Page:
Rising up against Apple

From “‘Fortnite’ Maker, Spotify Form Advocacy Group to Push for App Store Changes” published in Thursday’s Wall Street Journal:

Companies including “Fortnite” maker Epic Games Inc., Spotify Technology and Tinder owner Match Group have forged an alliance to pressure Apple Inc. and other app-store operators to make changes to their marketplace rules.

The Coalition for App Fairness, a nonprofit registered in Washington, D.C., made its public debut Thursday, saying most app stores collect excessive commissions from software developers on users’ digital purchases and stifle competition by giving unfair advantages to their own products and services…

The increased importance of the app stores has also generated more scrutiny over how they operate. Apple has recently faced public criticism from a number of large companies, such as Microsoft Corp. and Facebook Inc. A group representing news publishers including the New York Times, the Washington Post and The Wall Street Journal last month sent a letter to Apple saying it wanted to know what it would take for them to get better App Store deal terms. Apple is also being investigated by Congress, the Justice Department, the European Union and the Federal Trade Commission on antitrust grounds.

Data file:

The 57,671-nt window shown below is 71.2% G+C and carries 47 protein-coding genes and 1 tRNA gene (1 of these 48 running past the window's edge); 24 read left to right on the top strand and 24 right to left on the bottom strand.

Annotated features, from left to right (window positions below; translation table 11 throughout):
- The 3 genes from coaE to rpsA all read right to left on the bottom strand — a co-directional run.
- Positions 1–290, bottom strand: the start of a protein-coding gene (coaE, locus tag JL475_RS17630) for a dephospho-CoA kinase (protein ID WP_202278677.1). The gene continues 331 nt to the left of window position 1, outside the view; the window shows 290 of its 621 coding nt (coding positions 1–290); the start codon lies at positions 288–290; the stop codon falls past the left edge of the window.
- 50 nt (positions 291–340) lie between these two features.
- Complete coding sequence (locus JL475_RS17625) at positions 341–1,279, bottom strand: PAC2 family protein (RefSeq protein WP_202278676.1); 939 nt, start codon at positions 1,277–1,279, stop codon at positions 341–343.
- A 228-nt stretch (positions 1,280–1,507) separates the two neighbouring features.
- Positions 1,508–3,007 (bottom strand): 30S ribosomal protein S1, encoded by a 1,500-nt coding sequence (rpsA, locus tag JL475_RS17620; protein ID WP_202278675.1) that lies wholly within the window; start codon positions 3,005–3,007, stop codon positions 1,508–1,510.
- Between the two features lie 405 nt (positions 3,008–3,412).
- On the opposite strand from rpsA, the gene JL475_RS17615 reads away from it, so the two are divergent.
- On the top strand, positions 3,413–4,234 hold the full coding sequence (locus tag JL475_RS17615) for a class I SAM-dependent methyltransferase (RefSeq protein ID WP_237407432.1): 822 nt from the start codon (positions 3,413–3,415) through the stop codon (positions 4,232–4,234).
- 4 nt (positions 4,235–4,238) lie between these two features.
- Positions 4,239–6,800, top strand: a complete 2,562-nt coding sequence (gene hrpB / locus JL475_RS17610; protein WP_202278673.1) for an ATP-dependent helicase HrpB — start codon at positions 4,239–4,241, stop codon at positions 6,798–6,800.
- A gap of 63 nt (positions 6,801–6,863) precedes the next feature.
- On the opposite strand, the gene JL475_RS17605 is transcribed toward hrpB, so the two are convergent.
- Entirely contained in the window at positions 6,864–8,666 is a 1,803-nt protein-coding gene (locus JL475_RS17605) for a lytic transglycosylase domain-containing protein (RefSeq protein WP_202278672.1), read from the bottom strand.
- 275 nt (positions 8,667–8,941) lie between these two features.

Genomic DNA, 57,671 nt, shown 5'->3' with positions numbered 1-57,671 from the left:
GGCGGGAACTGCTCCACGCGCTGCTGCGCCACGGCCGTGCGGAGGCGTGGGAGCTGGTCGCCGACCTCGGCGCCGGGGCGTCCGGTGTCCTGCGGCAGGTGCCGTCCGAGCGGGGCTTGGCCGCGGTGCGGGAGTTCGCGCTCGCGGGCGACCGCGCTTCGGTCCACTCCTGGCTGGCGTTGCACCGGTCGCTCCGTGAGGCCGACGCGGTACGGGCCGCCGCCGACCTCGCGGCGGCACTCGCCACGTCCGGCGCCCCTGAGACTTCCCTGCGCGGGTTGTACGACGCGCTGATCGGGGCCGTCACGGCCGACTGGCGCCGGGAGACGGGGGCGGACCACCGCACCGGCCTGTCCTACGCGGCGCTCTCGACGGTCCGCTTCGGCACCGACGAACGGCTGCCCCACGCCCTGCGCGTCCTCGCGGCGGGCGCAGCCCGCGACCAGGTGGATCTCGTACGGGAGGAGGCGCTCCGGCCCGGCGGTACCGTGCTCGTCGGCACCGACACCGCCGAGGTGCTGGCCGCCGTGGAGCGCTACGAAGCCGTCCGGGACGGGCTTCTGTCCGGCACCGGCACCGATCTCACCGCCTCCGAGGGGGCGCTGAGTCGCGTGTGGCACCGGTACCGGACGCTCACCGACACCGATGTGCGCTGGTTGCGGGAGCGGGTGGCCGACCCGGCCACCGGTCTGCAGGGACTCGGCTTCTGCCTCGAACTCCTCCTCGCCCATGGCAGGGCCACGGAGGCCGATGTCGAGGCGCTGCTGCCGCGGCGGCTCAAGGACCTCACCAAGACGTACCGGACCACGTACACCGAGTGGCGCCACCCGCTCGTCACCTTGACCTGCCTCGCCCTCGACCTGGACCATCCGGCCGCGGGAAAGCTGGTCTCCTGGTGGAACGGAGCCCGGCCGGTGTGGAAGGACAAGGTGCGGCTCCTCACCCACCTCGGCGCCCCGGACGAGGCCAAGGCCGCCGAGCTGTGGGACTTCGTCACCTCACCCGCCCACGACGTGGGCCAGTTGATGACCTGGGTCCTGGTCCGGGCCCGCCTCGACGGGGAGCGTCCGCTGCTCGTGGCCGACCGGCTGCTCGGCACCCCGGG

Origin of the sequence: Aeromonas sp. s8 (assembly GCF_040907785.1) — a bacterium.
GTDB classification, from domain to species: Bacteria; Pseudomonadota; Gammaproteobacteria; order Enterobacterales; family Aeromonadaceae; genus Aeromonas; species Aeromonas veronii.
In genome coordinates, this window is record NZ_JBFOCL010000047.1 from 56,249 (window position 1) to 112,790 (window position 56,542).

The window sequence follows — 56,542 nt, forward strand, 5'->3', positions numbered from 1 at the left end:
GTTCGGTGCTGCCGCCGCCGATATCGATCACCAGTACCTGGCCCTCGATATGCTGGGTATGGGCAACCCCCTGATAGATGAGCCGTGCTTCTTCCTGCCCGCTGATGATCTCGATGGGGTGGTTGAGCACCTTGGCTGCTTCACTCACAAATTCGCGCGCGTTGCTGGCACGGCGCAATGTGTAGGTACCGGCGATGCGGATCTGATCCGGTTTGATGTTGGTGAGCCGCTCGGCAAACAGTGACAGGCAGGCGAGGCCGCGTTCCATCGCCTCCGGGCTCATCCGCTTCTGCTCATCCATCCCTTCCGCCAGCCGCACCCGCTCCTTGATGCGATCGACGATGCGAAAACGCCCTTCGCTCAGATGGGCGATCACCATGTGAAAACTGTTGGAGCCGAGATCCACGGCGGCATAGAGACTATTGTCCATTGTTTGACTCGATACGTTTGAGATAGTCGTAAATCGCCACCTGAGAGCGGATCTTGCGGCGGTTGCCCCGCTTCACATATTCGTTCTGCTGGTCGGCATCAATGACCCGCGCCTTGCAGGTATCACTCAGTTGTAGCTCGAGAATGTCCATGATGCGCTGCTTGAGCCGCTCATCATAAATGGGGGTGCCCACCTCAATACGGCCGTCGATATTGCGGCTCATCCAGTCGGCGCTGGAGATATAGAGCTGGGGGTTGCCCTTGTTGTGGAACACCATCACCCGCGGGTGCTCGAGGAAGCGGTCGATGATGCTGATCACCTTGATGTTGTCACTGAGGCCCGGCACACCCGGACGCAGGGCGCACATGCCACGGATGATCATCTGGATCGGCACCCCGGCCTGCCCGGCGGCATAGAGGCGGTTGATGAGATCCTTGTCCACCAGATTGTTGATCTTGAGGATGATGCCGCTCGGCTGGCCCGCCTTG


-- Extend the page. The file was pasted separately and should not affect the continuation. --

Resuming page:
My take: The charge of “unfair advantages to [Apple’s] own products and services” is the one that has legs.

See also the Apple 3.0 Antitrust archives. 

12 Comments

  1. David Emery said:
    The companies that produce apps have a case. Those that provide contracted services that happen to have apps associated with them, like Spotify and Epic, are in a significantly different situation, particularly with respect to any claims of “monopoly”. And it seems to me (IANAL) the ‘monopoly’ claims are the only ones that really matter. “Unfair competition” is going to be really tough to do, I suspect.